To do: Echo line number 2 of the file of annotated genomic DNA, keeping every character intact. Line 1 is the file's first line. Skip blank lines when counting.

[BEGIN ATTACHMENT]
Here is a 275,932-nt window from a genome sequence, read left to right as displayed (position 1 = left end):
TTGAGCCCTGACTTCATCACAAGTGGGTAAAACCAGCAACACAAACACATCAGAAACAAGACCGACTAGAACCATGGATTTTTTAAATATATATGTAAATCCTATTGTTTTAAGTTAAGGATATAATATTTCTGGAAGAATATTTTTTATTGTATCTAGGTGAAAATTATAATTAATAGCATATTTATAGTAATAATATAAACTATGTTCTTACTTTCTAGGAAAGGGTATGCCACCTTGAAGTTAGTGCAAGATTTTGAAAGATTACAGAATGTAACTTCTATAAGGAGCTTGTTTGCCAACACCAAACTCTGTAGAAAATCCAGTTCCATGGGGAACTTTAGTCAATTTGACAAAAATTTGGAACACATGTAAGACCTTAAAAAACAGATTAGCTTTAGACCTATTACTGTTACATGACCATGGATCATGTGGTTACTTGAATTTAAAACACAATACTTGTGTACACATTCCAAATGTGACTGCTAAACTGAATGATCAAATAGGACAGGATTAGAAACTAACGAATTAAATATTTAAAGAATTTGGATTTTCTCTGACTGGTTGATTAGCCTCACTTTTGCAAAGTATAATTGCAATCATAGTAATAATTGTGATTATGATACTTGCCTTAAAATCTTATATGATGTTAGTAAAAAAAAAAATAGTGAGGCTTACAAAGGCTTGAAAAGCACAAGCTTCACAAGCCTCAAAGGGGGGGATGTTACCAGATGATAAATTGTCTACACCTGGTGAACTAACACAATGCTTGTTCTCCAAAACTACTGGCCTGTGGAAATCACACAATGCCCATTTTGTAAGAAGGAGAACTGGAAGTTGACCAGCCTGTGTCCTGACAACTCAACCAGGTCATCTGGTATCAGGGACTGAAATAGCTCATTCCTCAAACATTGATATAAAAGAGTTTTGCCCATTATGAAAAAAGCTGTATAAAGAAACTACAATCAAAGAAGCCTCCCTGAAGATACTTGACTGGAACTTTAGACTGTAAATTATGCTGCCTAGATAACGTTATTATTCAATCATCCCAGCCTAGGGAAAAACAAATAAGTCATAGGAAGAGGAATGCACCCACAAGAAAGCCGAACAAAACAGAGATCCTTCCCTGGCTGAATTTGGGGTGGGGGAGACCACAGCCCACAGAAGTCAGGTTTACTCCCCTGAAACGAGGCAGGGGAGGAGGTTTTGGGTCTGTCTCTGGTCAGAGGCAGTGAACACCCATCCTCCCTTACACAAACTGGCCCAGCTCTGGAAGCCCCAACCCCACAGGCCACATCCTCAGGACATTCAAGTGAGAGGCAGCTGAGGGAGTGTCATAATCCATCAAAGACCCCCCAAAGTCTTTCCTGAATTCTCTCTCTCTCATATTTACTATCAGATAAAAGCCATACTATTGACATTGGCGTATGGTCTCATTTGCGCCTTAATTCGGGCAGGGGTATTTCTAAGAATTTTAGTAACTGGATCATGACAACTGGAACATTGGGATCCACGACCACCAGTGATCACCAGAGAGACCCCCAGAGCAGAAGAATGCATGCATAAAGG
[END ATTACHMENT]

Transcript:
TTGAGCCCTGACTTCATCACAAGTGGGTAAAACCAGCAACACAAACACATCAGAAACAAGACCGACTAGAACCATGGATTTTTTAAATATATATGTAAATCCTATTGTTTTAAGTTAAGGATATAATATTTCTGGAAGAATATTTTTTATTGTATCTAGGTGAAAATTATAATTAATAGCATATTTATAGTAATAATATAAACTATGTTCTTACTTTCTAGGAAAGGGTATGCCACCTTGAAGTTAGTGCAAGATTTTGAAAGATTACAGAATGTAACTTCTATAAGGAGCTTGTTTGCCAACACCAAACTCTGTAGAAAATCCAGTTCCATGGGGAACTTTAGTCAATTTGACAAAAATTTGGAACACATGTAAGACCTTAAAAAACAGATTAGCTTTAGACCTATTACTGTTACATGACCATGGATCATGTGGTTACTTGAATTTAAAACACAATACTTGTGTACACATTCCAAATGTGACTGCTAAACTGAATGATCAAATAGGACAGGATTAGAAACTAACGAATTAAATATTTAAAGAATTTGGATTTTCTCTGACTGGTTGATTAGCCTCACTTTTGCAAAGTATAATTGCAATCATAGTAATAATTGTGATTATGATACTTGCCTTAAAATCTTATATGATGTTAGTAAAAAAAAAAATAGTGAGGCTTACAAAGGCTTGAAAAGCACAAGCTTCACAAGCCTCAAAGGGGGGGATGTTACCAGATGATAAATTGTCTACACCTGGTGAACTAACACAATGCTTGTTCTCCAAAACTACTGGCCTGTGGAAATCACACAATGCCCATTTTGTAAGAAGGAGAACTGGAAGTTGACCAGCCTGTGTCCTGACAACTCAACCAGGTCATCTGGTATCAGGGACTGAAATAGCTCATTCCTCAAACATTGATATAAAAGAGTTTTGCCCATTATGAAAAAAGCTGTATAAAGAAACTACAATCAAAGAAGCCTCCCTGAAGATACTTGACTGGAACTTTAGACTGTAAATTATGCTGCCTAGATAACGTTATTATTCAATCATCCCAGCCTAGGGAAAAACAAATAAGTCATAGGAAGAGGAATGCACCCACAAGAAAGCCGAACAAAACAGAGATCCTTCCCTGGCTGAATTTGGGGTGGGGGAGACCACAGCCCACAGAAGTCAGGTTTACTCCCCTGAAACGAGGCAGGGGAGGAGGTTTTGGGTCTGTCTCTGGTCAGAGGCAGTGAACACCCATCCTCCCTTACACAAACTGGCCCAGCTCTGGAAGCCCCAACCCCACAGGCCACATCCTCAGGACATTCAAGTGAGAGGCAGCTGAGGGAGTGTCATAATCCATCAAAGACCCCCCAAAGTCTTTCCTGAATTCTCTCTCTCTCATATTTACTATCAGATAAAAGCCATACTATTGACATTGGCGTATGGTCTCATTTGCGCCTTAATTCGGGCAGGGGTATTTCTAAGAATTTTAGTAACTGGATCATGACAACTGGAACATTGGGATCCACGACCACCAGTGATCACCAGAGAGACCCCCAGAGCAGAAGAATGCATGCATAAAGG